The next performer Pavitra Bhat from Mumbai commenced with a melaprapti combined with alarippu in khanda chapu with Ganapathi Stuti. The dancer exuded confidence in his every move. The Hanuman Chalisa of 40 verses written by Tulsidas in praise of the vayuputra was choreographed by Bhat’s guru Deepak Mazumdar in a varnam format. Nritta, nrithya and abhinaya all shone in the neat 30 minute varnam specially choreographed for the festival. Bhat said that it was a challenge for his guru to transform the religious verses into dance format and the challenge for him as a dancer was that since none of the 40 verses could be cut down, he had to perform continuously with no chance of taking a breather (he anyway never looked out of breath!). The vocal was by P Rama, jathis by the late Guru Kadirvelu, nattuvangam by Deepak Mazumdar. Both Gopal Krishna and Pavitra Bhat did well in executing the ideas of their respective gurus.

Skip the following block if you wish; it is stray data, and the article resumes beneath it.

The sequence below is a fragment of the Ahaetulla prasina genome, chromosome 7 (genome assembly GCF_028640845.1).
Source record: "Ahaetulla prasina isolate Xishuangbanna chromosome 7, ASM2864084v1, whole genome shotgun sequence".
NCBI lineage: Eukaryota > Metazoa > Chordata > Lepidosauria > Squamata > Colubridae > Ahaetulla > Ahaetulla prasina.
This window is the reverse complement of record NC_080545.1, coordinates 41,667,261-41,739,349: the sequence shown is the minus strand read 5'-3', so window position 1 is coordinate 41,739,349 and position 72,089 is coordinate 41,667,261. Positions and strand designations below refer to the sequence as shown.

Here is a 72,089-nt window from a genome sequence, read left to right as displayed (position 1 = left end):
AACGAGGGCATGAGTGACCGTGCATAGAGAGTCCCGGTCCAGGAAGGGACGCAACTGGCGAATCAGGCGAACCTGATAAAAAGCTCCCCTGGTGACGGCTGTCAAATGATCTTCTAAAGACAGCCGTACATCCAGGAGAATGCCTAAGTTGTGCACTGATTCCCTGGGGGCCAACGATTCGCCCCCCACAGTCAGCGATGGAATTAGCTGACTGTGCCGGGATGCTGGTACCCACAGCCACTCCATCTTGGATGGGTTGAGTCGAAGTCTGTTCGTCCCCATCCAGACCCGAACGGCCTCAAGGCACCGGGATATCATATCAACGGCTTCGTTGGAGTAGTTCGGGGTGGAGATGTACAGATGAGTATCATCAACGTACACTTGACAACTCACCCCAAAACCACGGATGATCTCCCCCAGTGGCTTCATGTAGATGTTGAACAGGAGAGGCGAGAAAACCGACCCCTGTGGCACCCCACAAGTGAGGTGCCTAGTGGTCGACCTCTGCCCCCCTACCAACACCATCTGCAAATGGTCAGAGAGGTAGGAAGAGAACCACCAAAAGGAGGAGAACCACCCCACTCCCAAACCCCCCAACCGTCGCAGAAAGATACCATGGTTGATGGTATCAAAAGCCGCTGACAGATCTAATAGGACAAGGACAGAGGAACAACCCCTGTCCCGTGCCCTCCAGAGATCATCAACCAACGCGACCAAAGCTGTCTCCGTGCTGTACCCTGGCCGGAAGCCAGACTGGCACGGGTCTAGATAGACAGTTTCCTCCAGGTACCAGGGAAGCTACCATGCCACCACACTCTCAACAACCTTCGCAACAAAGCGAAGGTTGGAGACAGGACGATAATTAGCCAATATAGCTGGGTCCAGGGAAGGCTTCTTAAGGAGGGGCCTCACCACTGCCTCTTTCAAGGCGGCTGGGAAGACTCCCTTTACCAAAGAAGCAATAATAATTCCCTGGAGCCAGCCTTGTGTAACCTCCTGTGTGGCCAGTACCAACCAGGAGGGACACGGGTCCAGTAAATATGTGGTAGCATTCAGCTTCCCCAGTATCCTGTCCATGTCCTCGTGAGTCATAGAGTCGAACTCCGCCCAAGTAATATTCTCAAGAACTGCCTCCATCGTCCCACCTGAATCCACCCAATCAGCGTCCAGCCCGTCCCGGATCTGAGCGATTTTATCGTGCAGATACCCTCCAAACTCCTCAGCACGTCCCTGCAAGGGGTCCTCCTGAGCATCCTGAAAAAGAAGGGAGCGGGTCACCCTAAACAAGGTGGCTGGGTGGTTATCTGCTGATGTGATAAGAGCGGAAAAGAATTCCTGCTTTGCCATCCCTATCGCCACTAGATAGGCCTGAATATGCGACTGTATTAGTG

The finale was an Odissi duet by Bishwa Mohan Mohapatra from Odisha and Soumya Sikta Sahoo (presently learning under Madhulita Mahapatra). Bishwa Mohan is the first recipient of the Protima Gauri scholarship from Nrityagram in 2009. Divya Kundalam was the invocatory item on Lord Shiva telling the tale of Kamadeva striking Shiva with his arrow and Shiva then reducing Kamadeva into ashes. The choreography was by Guru Gangadhar Pradhan. Pallavi in raag Shankarabharanam was a choreography of Guru Kelucharan Mohapatra. The final item was “Chandana charchita” choreographed by Kelubabu to music by Bhubaneswar Misra showing Krishna flirting with the gopis. The lighting was subtle and enhanced the romantic mood and postures. It was Sowmya’s first major recital on stage and she tried her best to keep pace with the experienced and assured Bishwa Mohan. She was wearing a pleasant costume in the first place but decided to wrap around another garment on top of the existing one in the final item, making it look clumsy. Fortunately, all the recorded music worked well for the evening with no tech glitch but the compere Kaladegula Srinivas could have been less eloquent.